On the other hand there are a lot of costs to doing the torch work. Good luck with your first OSHA visit, or at least to keeping yourself safe enough while working with all the toxics. There can be quite a lot of cost in tooling like granite surface plates, stocking all the tubes and their related lugs, lugs for various desings, gas fluxing equipment, and cold setting gear to deal with the heat distortion. Stuff for shaping lugs, or getting your own unique lug designs into the mix.

    Ask yourself who is going to buy your first frame, as long as you can keep selling them at a realistic price, you should be able to finance the many costly tools that are involved in any of these processes.

  4. #4
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    Just go with the flow...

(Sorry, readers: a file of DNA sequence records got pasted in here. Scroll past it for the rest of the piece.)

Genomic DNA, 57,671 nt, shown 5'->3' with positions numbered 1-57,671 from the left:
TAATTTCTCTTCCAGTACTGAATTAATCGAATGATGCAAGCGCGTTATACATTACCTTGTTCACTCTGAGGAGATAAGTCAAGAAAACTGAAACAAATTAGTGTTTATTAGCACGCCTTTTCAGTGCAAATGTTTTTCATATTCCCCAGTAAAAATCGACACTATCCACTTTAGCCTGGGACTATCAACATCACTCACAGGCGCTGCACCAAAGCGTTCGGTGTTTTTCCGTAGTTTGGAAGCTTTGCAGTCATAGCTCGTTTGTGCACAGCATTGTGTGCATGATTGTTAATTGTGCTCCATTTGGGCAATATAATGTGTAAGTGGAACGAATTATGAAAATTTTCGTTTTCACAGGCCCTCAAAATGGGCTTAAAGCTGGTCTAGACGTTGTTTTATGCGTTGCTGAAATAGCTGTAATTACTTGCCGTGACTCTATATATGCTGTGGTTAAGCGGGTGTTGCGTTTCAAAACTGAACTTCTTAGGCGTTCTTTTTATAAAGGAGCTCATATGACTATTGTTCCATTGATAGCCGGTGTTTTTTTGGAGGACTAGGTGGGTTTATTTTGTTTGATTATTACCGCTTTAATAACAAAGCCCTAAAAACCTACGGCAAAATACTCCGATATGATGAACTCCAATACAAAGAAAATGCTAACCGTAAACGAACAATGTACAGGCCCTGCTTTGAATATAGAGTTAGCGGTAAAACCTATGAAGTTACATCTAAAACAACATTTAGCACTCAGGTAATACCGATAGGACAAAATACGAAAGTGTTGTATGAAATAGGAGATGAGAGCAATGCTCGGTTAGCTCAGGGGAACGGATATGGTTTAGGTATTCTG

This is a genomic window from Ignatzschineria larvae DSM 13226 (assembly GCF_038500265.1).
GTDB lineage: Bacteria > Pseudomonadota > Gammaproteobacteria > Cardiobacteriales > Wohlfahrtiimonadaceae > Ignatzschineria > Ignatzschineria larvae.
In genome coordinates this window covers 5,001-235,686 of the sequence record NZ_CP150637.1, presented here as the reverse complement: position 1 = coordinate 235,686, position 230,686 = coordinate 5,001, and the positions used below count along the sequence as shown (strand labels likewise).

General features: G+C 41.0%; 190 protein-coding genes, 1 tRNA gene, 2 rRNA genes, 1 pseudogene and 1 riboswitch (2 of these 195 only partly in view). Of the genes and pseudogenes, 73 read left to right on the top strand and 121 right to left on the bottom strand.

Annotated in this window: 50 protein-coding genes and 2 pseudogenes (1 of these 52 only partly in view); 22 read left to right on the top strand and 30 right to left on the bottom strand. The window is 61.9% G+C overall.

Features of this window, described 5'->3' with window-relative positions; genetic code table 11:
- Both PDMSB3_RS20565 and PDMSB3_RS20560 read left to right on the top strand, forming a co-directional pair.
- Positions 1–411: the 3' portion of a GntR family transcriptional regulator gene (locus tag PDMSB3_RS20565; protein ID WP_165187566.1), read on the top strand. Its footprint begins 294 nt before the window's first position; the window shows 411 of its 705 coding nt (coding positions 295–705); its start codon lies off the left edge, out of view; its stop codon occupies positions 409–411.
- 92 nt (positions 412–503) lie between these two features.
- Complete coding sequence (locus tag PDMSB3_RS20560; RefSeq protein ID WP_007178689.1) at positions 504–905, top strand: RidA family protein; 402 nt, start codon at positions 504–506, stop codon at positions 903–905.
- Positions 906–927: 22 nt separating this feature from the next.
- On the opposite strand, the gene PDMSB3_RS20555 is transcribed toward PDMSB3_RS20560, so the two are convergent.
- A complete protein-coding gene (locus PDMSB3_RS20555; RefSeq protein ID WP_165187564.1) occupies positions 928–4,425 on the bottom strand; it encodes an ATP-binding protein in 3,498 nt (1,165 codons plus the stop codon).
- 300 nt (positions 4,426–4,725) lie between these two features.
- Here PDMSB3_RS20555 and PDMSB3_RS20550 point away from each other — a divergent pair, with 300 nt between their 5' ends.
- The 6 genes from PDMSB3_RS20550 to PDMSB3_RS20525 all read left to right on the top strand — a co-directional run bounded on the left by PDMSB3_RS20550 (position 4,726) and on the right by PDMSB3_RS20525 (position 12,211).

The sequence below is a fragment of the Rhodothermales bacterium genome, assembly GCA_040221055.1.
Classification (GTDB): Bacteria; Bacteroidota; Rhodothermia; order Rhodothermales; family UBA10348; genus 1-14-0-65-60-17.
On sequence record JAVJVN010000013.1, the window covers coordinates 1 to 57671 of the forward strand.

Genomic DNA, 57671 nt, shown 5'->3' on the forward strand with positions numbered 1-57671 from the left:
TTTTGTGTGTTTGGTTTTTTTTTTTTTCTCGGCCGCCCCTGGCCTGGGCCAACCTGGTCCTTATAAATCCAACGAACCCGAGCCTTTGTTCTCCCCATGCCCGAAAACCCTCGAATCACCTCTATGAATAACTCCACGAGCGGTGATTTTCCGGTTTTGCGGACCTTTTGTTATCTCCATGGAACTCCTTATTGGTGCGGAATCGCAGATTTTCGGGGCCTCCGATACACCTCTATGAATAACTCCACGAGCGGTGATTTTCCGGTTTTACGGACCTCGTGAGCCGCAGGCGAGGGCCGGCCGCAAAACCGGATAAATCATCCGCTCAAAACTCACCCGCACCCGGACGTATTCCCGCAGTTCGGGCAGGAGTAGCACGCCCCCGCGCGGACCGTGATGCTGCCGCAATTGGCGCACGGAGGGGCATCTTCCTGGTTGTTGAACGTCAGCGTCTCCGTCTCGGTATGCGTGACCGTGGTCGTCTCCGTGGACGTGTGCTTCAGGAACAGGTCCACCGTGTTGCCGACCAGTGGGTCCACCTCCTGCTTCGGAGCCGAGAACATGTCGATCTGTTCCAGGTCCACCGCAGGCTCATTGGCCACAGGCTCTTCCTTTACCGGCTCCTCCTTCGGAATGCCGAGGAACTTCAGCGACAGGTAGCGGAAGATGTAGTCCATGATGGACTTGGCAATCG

You don't need to make that choice yet. Learning about ANY of the joining methods (whether at UBI or elsewhere) will help with all the others. TIG skills transfer well to fillet, and vice versa, all of the methods require you to learn the same set of metalworking skills to get the tubes mitered and prepped, etc.

    So go to UBI, do whatever seems fun, and go from there. No need to worry about any of that other stuff yet.

    -Walt

  5. #5
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    I fabricate frames with lugs and silver soldering, I think it's easier than the other two to learn. I miter my tubes on a milling machine with exact size cutters using fixtures holding the tube so I miter each end perfectly and to the exact length and orientation, I think getting the ends so good helps with the soldering method.

  6. #6
    Senior Member TimJ's Avatar
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    nitro- I was searching around and it looks like you took a framebuilding class in AZ? How was it?
    fun facts: Psychopaths have trouble understanding abstract concepts.
    "Incompetent individuals, compared with their more competent peers, will dramatically overestimate their ability and performance relative to objective criteria."